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Sydney Chapman FRS (29 January 1888 – 16 June 1970[1][2]) was a British mathematician and geophysicist.[3]



Chapman was born in Eccles, near Salford in England. In 1904 at age 16, Chapman entered the Victoria University of Manchester initially studying engineering in the department headed by Osborne Reynolds. Chapman was taught mathematics by Horace Lamb, the Bayer professor of mathematics, and JE Littlewood, who came from Cambridge in Chapman's final year at Manchester. Although he graduated with an engineering degree, Chapman had become so enthusiastic for mathematics that he stayed for one further year to take a mathematics degree. Following Lamb's suggestion, Chapman applied for a scholarship to Trinity College, Cambridge. He was at first awarded only a partial scholarship as a sizar (meaning that he obtained financial support by acting as a servant other students), but from his second year onwards he received a full scholarship. He graduated as a wrangler in 1910.[1] He began researching in pure mathematics under G. H. Hardy, but later that year was asked by Sir Frank Dyson to be his chief assistant at the Royal Greenwich Observatory. From 1914 to 1919 he returned to Cambridge as a lecturer in mathematics and a fellow of Trinity. He held the Beyer Chair of Applied Mathematics at the Manchester from 1919 to 1924, the same position held by Lamb, and then moved to Imperial College London. During the Second World War he was Deputy Scientific Advisor to the Army Council.[1]

In 1946, Chapman was elected to the Sedleian Chair of Natural Philosophy at Oxford, and was appointed fellow of Queen's College. In 1953, on his retirement from Oxford, Chapman took research and teaching opportunities of different time durations all over the world,[3] including at the University of Alaska and the University of Colorado, but also as far afield as in Istanbul, Cairo, Prague, and Tokyo.The relationship of Chapman with some German geophysicist (e.g. Ertel, Bartels, A. Schmidt) has been investigated by Wilfried Schröder (see Acate Geophysica and Geodetica Hungarigca, 2009).

Chapman died in Boulder, Colorado in 1970 at the age of 82.[1]


Chapman's most noted mathematical accomplishments were in the field of stochastic processes (random processes), especially Markov processes. In his study of Markovian stochastic processes and their generalizations, Chapman and the Russian Andrey Kolmogorov independently developed the pivotal set of equations in the field, the Chapman–Kolmogorov equations. Chapman is credited with working out, in 1930, the photochemical mechanisms that give rise to the ozone layer.[4]

Chapman is also recognized as one of the pioneers of solar-terrestrial physics.[3] This interest stemmed from his early work on the kinetic theory of gases. Chapman studied magnetic storms and aurorae, developing theories to explain their relation to the interaction of the Earth's magnetic field with the solar wind. Chapman was President of the Special Committee for the International Geophysical Year (IGY). The idea of the IGY stemmed from a discussion in 1950 between Chapman and scientists including James Van Allen. The IGY was held in 1957-58, and resulted in great progress in fields including Earth and space sciences, as well as leading to the first satellite launches. Chapman's role in the IGY and his support for amateur's work in auroras and noctilucent clouds, espicially also with the Germans, has been discussed by Wilfried Schröder (Beiträge Geschichte der Geophysik und Kosmische Physik, Volume 2008).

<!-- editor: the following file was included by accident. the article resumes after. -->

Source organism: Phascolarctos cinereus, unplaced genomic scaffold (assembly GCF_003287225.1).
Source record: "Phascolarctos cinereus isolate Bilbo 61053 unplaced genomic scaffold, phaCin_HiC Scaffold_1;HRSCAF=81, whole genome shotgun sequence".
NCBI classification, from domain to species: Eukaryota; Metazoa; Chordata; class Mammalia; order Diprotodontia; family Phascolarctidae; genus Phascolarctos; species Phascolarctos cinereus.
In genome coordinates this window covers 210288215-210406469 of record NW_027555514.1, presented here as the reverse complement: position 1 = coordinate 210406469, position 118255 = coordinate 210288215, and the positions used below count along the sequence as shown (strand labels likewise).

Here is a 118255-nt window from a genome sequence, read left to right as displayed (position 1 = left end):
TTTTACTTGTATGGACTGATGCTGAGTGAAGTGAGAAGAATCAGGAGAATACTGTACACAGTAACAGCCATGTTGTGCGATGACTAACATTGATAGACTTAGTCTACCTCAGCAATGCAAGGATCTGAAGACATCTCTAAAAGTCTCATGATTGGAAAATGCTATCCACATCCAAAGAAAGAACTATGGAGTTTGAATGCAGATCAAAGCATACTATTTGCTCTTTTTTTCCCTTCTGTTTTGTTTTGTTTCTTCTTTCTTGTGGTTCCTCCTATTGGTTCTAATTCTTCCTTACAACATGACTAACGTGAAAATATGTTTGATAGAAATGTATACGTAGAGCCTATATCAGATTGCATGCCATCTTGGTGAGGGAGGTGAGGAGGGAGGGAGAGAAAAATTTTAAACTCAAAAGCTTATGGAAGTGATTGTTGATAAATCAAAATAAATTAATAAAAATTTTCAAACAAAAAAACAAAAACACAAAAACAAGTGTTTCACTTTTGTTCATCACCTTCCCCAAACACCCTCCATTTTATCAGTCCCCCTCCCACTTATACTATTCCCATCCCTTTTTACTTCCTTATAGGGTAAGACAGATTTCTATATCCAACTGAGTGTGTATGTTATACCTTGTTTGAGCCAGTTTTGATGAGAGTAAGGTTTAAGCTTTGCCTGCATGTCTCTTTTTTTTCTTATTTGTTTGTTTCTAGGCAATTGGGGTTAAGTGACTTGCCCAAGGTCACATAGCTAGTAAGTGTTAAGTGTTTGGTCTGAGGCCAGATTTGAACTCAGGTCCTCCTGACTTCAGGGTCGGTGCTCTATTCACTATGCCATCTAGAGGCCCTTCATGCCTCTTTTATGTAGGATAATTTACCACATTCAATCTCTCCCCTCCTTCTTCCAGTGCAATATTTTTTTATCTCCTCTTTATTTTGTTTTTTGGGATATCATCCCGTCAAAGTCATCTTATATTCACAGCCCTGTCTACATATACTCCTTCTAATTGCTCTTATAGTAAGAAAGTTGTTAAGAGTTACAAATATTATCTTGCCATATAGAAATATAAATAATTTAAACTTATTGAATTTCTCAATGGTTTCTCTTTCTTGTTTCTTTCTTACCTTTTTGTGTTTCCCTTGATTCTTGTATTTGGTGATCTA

Chapman was bestowed many honours over his career including the Smith Prize in 1913,[1] election as a Fellow of the Royal Society in 1919.[2] Royal Society Bakerian lecturer in 1931, Royal Society Royal Medal in 1934, London Mathematical Society De Morgan Medal in 1944. In 1949, he was awarded the Gold Medal of the Royal Astronomical Society and was elected as a Fellow of the Royal Society of Edinburgh in 1953. In 1964, he was awarded the Copley Medal of the Royal Society. In addition to the Royal Society and the Royal Society of Edinburgh, he was elected to National Academies of Science of the United States, Norway, Sweden and Finland.[1] He served as President of the London Mathematical Society during 1929-1931.

The lunar Crater Chapman is named in his honour as is the Sydney Chapman Building on the campus of the University of Alaska Fairbanks (UAF). This building served as the first permanent home of UAF's Geophysical Institute.

See also


  1. ^ a b c d e f Obituary, The Times [1]
  2. ^ a b T. G. Cowling, Sydney Chapman. 1888-1970, Biographical Memoirs of Fellows of the Royal Society, Vol. 17, (Nov., 1971), pp. 53-89
  3. ^ a b c Akasofu, Syun-I. (1970-12-01). "In memoriam Sydney Chapman". Space Science Reviews 11 (5): 599–606. doi:10.1007/BF00177026.  
  4. ^ Sydney Chapman, eighty: From His Friends By Sydney Chapman, Syun-Ichi Akasofu, Benson Fogle, Bernhard Haurwitz, University of Alaska (College). Geophysical Institute, National Center for Atmospheric Research (U.S.) Published by National Center for Atmospheric Research, 1968

External links

Preceded by
Horace Lamb
Beyer Chair of Applied Mathematics at University of Manchester
1924 – 1928
Succeeded by
Edward Arthur Milne


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